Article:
An international humanitarian agency reiterated the call for long-term investments — specifically to support pastoralists — toward attaining food security in the Horn of Africa. This, rather than food aid, is key in avoiding future drought emergencies.
According to the International Federation of Red Cross and Red Crescent Societies representative Alexander Matheou, while many lives have been saved throughout the years by the IFRC’s response to drought emergencies, such response “will not break the cycle of drought.” But by helping communities become more resilient, he said, natural hazards can be prevented from becoming a human catastrophe.
Investments in long-term solutions have been proven to have huge payback. An IFRC report cites that a $235,000 investment in a northeast Kenyan community created 33 farms and provided long-term food security for almost 10,000 people. In comparison, the same money spent on food aid would have given a partial food ration for six months to only 1,250 people. When the food ration ended, the people would still be at risk.
The IFRC therefore urged that much of the funding being sent to the Horn of Africa now should be invested in long-term solutions.
“In two or three years there’ll be another drought. Again 3 or 4 million Kenyans could suffer. Again we will mobilize to save lives,” said Kenya Red Cross Secretary General Abbas Gullet. “But Kenya can and should be feeding itself. The disaster zone you see today could be a Kenyan bread basket. Enough of food aid. What we want is food security.”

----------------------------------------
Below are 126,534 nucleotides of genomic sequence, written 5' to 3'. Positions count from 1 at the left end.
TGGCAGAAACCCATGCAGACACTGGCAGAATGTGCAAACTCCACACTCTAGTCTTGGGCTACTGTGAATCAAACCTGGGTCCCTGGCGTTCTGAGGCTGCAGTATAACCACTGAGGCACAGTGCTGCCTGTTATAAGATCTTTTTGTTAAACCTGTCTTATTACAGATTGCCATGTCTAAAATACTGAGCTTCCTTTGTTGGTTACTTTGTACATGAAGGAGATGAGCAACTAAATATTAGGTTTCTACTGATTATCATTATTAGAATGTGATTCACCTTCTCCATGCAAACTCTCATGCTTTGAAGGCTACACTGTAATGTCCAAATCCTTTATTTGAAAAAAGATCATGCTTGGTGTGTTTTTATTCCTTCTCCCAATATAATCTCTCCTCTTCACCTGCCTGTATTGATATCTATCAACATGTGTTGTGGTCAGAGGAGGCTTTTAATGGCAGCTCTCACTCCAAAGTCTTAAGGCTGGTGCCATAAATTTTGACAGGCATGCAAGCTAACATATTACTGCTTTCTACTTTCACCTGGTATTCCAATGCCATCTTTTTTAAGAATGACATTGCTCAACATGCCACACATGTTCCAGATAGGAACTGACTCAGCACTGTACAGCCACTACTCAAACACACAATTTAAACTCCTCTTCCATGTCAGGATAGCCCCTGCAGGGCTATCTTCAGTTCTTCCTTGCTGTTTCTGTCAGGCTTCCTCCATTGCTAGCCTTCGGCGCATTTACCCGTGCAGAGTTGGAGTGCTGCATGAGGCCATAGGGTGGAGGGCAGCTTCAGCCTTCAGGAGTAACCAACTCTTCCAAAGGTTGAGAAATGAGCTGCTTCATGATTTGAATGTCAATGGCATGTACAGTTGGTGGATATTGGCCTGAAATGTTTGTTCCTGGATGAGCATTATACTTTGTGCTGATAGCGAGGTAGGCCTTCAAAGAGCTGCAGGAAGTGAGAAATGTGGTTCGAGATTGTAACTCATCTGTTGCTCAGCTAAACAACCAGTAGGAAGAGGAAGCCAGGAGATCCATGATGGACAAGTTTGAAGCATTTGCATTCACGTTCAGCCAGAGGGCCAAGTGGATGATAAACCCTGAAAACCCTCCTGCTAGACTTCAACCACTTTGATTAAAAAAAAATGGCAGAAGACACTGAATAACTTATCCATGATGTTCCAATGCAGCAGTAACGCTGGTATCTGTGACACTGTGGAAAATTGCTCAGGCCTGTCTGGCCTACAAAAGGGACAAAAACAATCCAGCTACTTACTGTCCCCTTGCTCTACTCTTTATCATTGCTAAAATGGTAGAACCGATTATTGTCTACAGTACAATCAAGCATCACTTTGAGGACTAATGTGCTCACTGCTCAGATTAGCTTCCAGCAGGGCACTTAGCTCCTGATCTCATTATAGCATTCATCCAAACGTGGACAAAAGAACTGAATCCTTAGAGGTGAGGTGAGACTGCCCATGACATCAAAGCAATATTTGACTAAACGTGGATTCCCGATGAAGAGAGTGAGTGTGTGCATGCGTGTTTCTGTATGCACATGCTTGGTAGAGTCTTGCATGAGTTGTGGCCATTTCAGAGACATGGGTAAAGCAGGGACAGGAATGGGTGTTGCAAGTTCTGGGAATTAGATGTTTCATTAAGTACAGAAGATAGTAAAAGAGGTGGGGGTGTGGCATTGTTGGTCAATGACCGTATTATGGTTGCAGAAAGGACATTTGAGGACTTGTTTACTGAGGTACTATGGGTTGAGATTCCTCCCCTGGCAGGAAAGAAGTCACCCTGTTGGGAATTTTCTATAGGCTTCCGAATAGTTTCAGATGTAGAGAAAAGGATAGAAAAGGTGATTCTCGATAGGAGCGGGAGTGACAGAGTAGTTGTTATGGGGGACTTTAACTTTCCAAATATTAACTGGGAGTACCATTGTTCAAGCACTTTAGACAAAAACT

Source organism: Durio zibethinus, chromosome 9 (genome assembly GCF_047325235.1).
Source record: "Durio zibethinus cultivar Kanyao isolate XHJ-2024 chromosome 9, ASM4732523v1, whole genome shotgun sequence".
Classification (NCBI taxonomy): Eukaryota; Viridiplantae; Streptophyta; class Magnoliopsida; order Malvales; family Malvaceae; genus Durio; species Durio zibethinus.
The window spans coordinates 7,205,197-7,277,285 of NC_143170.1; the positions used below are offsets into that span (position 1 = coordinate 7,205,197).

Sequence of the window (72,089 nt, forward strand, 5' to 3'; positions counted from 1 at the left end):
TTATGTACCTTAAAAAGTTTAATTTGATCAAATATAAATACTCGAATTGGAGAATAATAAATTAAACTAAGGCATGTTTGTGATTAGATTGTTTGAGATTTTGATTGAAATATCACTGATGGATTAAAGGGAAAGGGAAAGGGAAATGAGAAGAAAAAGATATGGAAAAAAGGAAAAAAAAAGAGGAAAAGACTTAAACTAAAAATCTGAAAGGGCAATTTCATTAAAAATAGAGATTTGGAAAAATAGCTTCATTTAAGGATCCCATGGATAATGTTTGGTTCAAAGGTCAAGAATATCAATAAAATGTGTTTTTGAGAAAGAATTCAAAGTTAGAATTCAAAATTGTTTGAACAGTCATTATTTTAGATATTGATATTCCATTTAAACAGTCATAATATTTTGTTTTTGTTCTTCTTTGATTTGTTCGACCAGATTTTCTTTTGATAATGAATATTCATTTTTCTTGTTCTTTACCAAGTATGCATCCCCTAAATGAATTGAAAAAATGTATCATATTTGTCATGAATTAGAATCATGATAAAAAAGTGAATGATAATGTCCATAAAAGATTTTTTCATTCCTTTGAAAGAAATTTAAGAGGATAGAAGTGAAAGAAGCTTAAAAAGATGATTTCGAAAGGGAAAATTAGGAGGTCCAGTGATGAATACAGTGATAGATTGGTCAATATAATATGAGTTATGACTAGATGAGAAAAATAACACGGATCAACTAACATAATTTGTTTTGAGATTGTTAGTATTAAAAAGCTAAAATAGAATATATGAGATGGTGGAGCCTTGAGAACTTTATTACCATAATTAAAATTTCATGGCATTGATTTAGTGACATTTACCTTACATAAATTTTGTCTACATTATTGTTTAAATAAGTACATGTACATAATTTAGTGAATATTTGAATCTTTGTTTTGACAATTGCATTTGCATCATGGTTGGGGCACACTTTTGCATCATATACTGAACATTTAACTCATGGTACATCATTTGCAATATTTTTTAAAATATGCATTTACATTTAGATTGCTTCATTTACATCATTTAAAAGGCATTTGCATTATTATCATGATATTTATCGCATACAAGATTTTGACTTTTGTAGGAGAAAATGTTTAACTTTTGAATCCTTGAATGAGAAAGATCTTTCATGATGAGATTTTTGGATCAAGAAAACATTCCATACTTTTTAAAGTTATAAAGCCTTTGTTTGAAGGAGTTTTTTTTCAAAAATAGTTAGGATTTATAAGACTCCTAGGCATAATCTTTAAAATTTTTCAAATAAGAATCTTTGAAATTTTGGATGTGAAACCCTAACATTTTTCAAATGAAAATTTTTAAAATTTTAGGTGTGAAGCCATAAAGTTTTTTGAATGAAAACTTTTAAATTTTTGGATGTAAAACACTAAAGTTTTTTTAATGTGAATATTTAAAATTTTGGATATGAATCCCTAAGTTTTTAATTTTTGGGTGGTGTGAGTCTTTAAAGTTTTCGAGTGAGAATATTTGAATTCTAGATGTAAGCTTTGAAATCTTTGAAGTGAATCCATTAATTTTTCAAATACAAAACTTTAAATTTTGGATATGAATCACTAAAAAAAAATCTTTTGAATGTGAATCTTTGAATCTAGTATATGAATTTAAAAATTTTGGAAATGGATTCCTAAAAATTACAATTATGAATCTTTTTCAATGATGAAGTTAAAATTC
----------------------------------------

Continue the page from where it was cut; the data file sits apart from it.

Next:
Meanwhile, in the U.S. Congress, Democratic Congressman Donald M. Payne urged his colleagues to “defeat” the “misguided” bill proposing to slash 50 percent of U.S. funding to the United Nations. This, he said, will potentially restrict funding to key U.N. humanitarian agencies, which are carrying out vital emergency relief in the Horn of Africa.
“The UN’s humanitarian efforts in the Horn are not only saving lives—they are also saving American taxpayers money,” said Payne. “A significant portion of the U.S. response is provided through U.N. agencies, and by leveraging the financial resources of other UN Member States we are able to maximize our impact on the ground.”
“Given the numerous challenges the U.S. and its international partners face around the globe, now is not the time to sacrifice American leadership by slashing funding to the U.N.,” Payne said.
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